SASEBO, Japan - The forward-deployed amphibious assault ship USS Essex (LHD 2) arrived in Sasebo, Japan, Dec. 14 after completing a three-and-a-half month patrol of the Western Pacific Ocean.
The Essex Amphibious Ready Group (ARG) departed Sasebo Sept. 1 for the patrol.
Throughout the patrol, Essex Sailors, along with Marines of the 31st Marine Expeditionary Unit (MEU), conducted numerous bilateral training exercises with countries throughout the region in an effort to enhance amphibious interoperability.
"This patrol was extremely successful and it included our participation in exercises Valiant Shield (VS), amphibious landing exercise (PHIBLEX) and Keen Sword as well as providing support for the president's visit to Indonesia," said Capt. Troy Hart, Essex's commanding officer. "The enthusiasm and can-do attitude from Essex Sailors during this patrol was a great example of their professionalism and pride."
Major exercises included VS 2010, Habu Nag 2010, the PHIBLEX and Keen Sword 2011.
Essex kicked off its patrol with VS 10, Sept. 12-21. Throughout the exercise, nearly 1,500 ARG Sailors and more than 2,000 31st MEU Marines participated in joint-service training. VS 10 brought forces together from multiple service branches to enhance U.S. joint readiness, joint operations proficiency, improve the ability to respond to contingencies and to help ensure regional stability and security throughout the Asia-Pacific region.
"We don't often practice coordination and de-confliction of amphibious operations from other warfare responsibilities like [anti-submarine warfare,]" said Col. Andrew MacMannis, commanding officer of the 31st MEU. "The integration of the MEU and Navy went extremely well."
From Sept. 29 to Oct. 5, Essex participated in exercise Habu Nag 2010, an annual, bilateral amphibious training exercise between the United States and India. The exercise enhanced U.S.-Indian bilateral interoperability during amphibious operations, including humanitarian assistance and disaster response. Several officers of the Indian Armed Forces embarked Essex to observe Navy and Marine amphibious training and to participate in a tabletop exercise.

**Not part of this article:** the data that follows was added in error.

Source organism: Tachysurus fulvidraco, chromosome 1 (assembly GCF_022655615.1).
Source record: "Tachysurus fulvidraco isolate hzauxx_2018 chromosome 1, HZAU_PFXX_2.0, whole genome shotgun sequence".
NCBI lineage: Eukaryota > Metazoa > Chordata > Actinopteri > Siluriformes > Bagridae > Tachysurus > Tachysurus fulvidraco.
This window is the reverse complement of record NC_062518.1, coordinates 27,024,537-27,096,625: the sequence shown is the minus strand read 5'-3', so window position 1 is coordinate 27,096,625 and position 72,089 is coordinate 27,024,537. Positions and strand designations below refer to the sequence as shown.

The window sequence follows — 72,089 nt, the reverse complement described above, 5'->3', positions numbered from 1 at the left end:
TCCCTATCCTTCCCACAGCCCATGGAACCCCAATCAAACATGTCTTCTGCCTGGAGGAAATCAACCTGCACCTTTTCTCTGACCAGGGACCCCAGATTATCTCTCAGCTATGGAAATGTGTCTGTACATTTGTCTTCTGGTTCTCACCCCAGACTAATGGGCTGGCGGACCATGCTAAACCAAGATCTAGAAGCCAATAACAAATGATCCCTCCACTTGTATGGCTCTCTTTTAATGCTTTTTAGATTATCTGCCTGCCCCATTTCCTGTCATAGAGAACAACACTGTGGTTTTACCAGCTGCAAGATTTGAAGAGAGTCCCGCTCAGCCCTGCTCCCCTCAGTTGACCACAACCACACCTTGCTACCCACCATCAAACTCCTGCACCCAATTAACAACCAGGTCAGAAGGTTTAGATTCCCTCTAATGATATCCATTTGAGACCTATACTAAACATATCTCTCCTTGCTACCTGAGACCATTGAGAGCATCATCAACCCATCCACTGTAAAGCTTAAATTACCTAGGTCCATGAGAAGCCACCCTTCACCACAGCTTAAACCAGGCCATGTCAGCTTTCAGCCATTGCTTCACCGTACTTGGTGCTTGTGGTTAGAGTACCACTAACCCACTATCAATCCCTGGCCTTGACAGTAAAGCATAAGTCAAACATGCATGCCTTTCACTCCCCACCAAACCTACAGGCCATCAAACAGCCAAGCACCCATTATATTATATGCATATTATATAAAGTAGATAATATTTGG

"This operation gave us a birds-eye view of how amphibious operations are organized," said Cmdr. Gagan Kaushal, of the Indian navy. "It also gave us the chance to get a ground view of how everything is executed."
The exercise tested the perseverance of Sailors and Marines on the flight deck, with flight operations often lasting up to 12 hours daily, incorporating AV-8B Harrier jet aircraft, CH-53E Sea Stallion, CH-46E Sea Knight, AH-1W Super Cobra and UH-1N Huey helicopters.
Essex finished Habu Nag and continued on to the PHIBLEX. The exercise, which involved a week of ground, air and naval integration training with the Armed Forces of the Philippines, lasted Oct. 14-21. Training scenarios included live-arms fire, small-unit tactics and boat-raid training exercises intended to improve both countries' collective war-fighting capabilities.
After the PHIBLEX, Essex and the 31st MEU were called upon to support President Barack Obama's visit to Indonesia.
The Sailors and Marines of the Essex ARG arrived in Singapore Oct. 30 for a five-day liberty call where they took advantage of cultural exchanges including a sports day. The sports day event featured more than 300 participants from Essex, the amphibious transport dock USS Denver (LPD 9), the dock landing ship USS Harpers Ferry (LSD 49), the 31st MEU and U.S. Navy Sailors based in Singapore.
"We really wanted to do something to get everyone out and have some fun playing sports with Sailors and Marines from the ships with which we operate," said Ensign Tiffany Gaston, event coordinator. "Events like these encourage good sportsmanship and pride in one's ship. Sporting events are a fun, healthy way to get to know Sailors from other ships and other countries, such as the Singapore team that attended the event."
Essex's next stop was a port visit in Hong Kong Nov. 16-19. The crew took advantage of the opportunity to enjoy the city's culture, as well as host members of the local community for tours and a reception aboard the ship. During the four-day visit, Essex hosted more than 250 visitors.
While in port, the ship's Morale, Welfare and Recreation Division provided a variety of tours and trips for several hundred crew members. The various trips included tours of Disneyland Hong Kong, Lantau Island Monastery, home of the world's largest Buddha statue and a trip showcasing the culture and history of the city of Hong Kong itself.
Following the visits to Hong Kong and Singapore, the Essex crew began exercise Keen Sword 2011 Dec. 3. The eight-day exercise was conducted in accordance with agreements between the United States and Japan and was designed to improve interoperability, increase readiness and continue the development of the 50-year alliance between the two nations.
"Japan is a lynchpin to stability and security in the Western Pacific and is one of our most important allies," said Rear Adm. Richard Landolt, commander, Amphibious Force 7th Fleet. "By sharing each other's best practices, we have heightened the level of seamanship and professionalism between us."
With Keen Sword behind them, Essex Sailors returned to their forward-deployed port of Sasebo, Japan, in time for the holidays. According to Hart, the hard work exhibited by Essex Sailors throughout the deployment has not gone unnoticed.
"I am proud to command and serve on board Essex. The Sailors here are the most professional and hard working in the Navy," said Hart. "It's great to finish our patrol and come home to spend some much deserved time off with our families during the holidays."
For more news from USS Essex (LHD 2), visit www.navy.mil/local/lhd2/.